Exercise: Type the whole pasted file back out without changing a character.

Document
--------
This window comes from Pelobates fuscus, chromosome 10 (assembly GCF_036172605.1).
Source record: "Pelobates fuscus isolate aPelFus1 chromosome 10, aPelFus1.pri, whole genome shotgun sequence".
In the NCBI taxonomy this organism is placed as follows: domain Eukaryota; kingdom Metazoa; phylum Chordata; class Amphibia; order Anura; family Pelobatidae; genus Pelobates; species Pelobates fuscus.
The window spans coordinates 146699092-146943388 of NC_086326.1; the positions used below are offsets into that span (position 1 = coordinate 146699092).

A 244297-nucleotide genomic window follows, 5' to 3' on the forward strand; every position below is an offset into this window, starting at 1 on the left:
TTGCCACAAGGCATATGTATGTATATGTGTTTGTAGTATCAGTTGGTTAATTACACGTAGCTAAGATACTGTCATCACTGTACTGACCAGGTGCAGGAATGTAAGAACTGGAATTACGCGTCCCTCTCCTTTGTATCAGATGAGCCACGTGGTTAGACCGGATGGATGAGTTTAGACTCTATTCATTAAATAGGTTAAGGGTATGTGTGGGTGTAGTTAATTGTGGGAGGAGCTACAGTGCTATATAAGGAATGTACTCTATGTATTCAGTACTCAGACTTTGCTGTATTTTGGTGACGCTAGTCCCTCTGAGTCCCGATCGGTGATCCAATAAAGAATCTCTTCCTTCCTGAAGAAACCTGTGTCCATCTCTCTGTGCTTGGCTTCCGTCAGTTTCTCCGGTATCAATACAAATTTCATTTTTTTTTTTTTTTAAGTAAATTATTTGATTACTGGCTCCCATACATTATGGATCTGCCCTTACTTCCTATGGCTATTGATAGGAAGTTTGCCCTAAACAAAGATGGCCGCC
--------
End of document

This window comes from Pelobates fuscus, chromosome 10 (assembly GCF_036172605.1).
Source record: "Pelobates fuscus isolate aPelFus1 chromosome 10, aPelFus1.pri, whole genome shotgun sequence".
In the NCBI taxonomy this organism is placed as follows: domain Eukaryota; kingdom Metazoa; phylum Chordata; class Amphibia; order Anura; family Pelobatidae; genus Pelobates; species Pelobates fuscus.
The window spans coordinates 146699092-146943388 of NC_086326.1; the positions used below are offsets into that span (position 1 = coordinate 146699092).

A 244297-nucleotide genomic window follows, 5' to 3' on the forward strand; every position below is an offset into this window, starting at 1 on the left:
TTGCCACAAGGCATATGTATGTATATGTGTTTGTAGTATCAGTTGGTTAATTACACGTAGCTAAGATACTGTCATCACTGTACTGACCAGGTGCAGGAATGTAAGAACTGGAATTACGCGTCCCTCTCCTTTGTATCAGATGAGCCACGTGGTTAGACCGGATGGATGAGTTTAGACTCTATTCATTAAATAGGTTAAGGGTATGTGTGGGTGTAGTTAATTGTGGGAGGAGCTACAGTGCTATATAAGGAATGTACTCTATGTATTCAGTACTCAGACTTTGCTGTATTTTGGTGACGCTAGTCCCTCTGAGTCCCGATCGGTGATCCAATAAAGAATCTCTTCCTTCCTGAAGAAACCTGTGTCCATCTCTCTGTGCTTGGCTTCCGTCAGTTTCTCCGGTATCAATACAAATTTCATTTTTTTTTTTTTTTAAGTAAATTATTTGATTACTGGCTCCCATACATTATGGATCTGCCCTTACTTCCTATGGCTATTGATAGGAAGTTTGCCCTAAACAAAGATGGCCGCC